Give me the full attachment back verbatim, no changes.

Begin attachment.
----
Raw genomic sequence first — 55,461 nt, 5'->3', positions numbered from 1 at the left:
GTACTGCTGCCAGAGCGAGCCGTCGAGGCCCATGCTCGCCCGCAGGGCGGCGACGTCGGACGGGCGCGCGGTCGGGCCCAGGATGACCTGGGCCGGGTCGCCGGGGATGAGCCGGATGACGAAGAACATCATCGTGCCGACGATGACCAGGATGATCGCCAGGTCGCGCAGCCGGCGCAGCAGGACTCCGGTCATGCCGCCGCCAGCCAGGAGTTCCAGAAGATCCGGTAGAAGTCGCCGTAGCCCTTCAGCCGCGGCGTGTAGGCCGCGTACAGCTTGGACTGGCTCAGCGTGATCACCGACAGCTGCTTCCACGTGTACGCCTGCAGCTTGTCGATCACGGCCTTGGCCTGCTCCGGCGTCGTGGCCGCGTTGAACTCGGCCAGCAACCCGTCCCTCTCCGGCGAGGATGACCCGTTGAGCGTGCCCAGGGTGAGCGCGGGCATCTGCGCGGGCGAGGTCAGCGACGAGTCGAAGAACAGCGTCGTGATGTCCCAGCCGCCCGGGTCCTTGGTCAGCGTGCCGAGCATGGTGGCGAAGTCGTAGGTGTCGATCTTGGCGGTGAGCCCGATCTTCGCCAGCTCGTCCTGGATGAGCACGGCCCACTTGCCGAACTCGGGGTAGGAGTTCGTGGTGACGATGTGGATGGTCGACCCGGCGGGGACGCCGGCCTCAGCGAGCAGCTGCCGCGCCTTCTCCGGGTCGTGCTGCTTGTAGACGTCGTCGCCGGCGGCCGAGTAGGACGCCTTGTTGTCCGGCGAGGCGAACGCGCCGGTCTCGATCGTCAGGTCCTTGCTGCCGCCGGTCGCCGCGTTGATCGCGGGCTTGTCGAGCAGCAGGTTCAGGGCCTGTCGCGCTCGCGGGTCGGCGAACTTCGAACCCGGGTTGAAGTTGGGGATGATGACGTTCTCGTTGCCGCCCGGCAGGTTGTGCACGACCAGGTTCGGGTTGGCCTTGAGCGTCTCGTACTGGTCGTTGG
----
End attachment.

Raw genomic sequence first — 55,461 nt, 5'->3', positions numbered from 1 at the left:
GTACTGCTGCCAGAGCGAGCCGTCGAGGCCCATGCTCGCCCGCAGGGCGGCGACGTCGGACGGGCGCGCGGTCGGGCCCAGGATGACCTGGGCCGGGTCGCCGGGGATGAGCCGGATGACGAAGAACATCATCGTGCCGACGATGACCAGGATGATCGCCAGGTCGCGCAGCCGGCGCAGCAGGACTCCGGTCATGCCGCCGCCAGCCAGGAGTTCCAGAAGATCCGGTAGAAGTCGCCGTAGCCCTTCAGCCGCGGCGTGTAGGCCGCGTACAGCTTGGACTGGCTCAGCGTGATCACCGACAGCTGCTTCCACGTGTACGCCTGCAGCTTGTCGATCACGGCCTTGGCCTGCTCCGGCGTCGTGGCCGCGTTGAACTCGGCCAGCAACCCGTCCCTCTCCGGCGAGGATGACCCGTTGAGCGTGCCCAGGGTGAGCGCGGGCATCTGCGCGGGCGAGGTCAGCGACGAGTCGAAGAACAGCGTCGTGATGTCCCAGCCGCCCGGGTCCTTGGTCAGCGTGCCGAGCATGGTGGCGAAGTCGTAGGTGTCGATCTTGGCGGTGAGCCCGATCTTCGCCAGCTCGTCCTGGATGAGCACGGCCCACTTGCCGAACTCGGGGTAGGAGTTCGTGGTGACGATGTGGATGGTCGACCCGGCGGGGACGCCGGCCTCAGCGAGCAGCTGCCGCGCCTTCTCCGGGTCGTGCTGCTTGTAGACGTCGTCGCCGGCGGCCGAGTAGGACGCCTTGTTGTCCGGCGAGGCGAACGCGCCGGTCTCGATCGTCAGGTCCTTGCTGCCGCCGGTCGCCGCGTTGATCGCGGGCTTGTCGAGCAGCAGGTTCAGGGCCTGTCGCGCTCGCGGGTCGGCGAACTTCGAACCCGGGTTGAAGTTGGGGATGATGACGTTCTCGTTGCCGCCCGGCAGGTTGTGCACGACCAGGTTCGGGTTGGCCTTGAGCGTCTCGTACTGGTCGTTGG